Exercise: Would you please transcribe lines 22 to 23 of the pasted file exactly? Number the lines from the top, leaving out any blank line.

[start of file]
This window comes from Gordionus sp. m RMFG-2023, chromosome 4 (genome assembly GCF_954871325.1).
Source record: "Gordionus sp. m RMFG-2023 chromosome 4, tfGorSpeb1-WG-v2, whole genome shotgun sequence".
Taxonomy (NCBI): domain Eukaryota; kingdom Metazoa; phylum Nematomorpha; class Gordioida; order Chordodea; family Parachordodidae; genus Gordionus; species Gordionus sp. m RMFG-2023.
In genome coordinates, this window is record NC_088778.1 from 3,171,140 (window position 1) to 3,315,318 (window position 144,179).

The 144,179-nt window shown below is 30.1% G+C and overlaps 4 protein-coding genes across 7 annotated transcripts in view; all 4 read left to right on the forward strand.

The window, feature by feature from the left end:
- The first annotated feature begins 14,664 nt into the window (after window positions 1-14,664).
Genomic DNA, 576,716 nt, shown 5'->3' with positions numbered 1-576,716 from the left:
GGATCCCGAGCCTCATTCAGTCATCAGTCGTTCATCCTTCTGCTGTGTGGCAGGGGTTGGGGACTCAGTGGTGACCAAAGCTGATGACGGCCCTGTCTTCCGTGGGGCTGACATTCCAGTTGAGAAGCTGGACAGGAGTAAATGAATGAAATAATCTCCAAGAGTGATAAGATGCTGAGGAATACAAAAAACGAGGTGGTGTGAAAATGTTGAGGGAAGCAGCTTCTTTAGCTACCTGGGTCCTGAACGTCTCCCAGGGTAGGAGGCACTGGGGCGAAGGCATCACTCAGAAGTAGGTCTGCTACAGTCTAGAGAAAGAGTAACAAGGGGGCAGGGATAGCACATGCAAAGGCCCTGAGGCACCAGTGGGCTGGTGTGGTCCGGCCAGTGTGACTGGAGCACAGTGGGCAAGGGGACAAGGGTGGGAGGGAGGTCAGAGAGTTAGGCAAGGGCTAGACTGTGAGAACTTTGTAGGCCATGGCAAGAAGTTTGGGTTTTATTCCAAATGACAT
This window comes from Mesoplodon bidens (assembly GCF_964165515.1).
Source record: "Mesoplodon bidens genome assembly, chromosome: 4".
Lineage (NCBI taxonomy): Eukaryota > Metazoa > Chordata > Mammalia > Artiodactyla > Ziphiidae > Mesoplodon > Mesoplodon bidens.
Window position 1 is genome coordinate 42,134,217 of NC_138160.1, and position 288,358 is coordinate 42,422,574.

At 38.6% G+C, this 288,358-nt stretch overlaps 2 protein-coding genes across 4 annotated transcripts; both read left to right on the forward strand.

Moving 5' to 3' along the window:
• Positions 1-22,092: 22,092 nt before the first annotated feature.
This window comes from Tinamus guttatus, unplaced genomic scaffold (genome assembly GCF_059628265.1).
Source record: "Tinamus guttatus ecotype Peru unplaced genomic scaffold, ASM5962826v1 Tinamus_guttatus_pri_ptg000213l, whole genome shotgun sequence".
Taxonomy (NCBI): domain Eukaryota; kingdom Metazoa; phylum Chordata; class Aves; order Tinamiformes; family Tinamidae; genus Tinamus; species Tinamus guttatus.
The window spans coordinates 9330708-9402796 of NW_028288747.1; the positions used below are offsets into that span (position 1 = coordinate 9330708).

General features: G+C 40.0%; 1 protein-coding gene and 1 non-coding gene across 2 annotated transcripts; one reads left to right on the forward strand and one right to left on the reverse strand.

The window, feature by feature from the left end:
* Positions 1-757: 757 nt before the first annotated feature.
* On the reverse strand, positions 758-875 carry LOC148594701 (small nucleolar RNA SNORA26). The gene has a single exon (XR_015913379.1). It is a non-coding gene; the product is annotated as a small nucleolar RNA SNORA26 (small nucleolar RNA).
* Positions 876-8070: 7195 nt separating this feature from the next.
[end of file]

The window, feature by feature from the left end:
* Positions 1-757: 757 nt before the first annotated feature.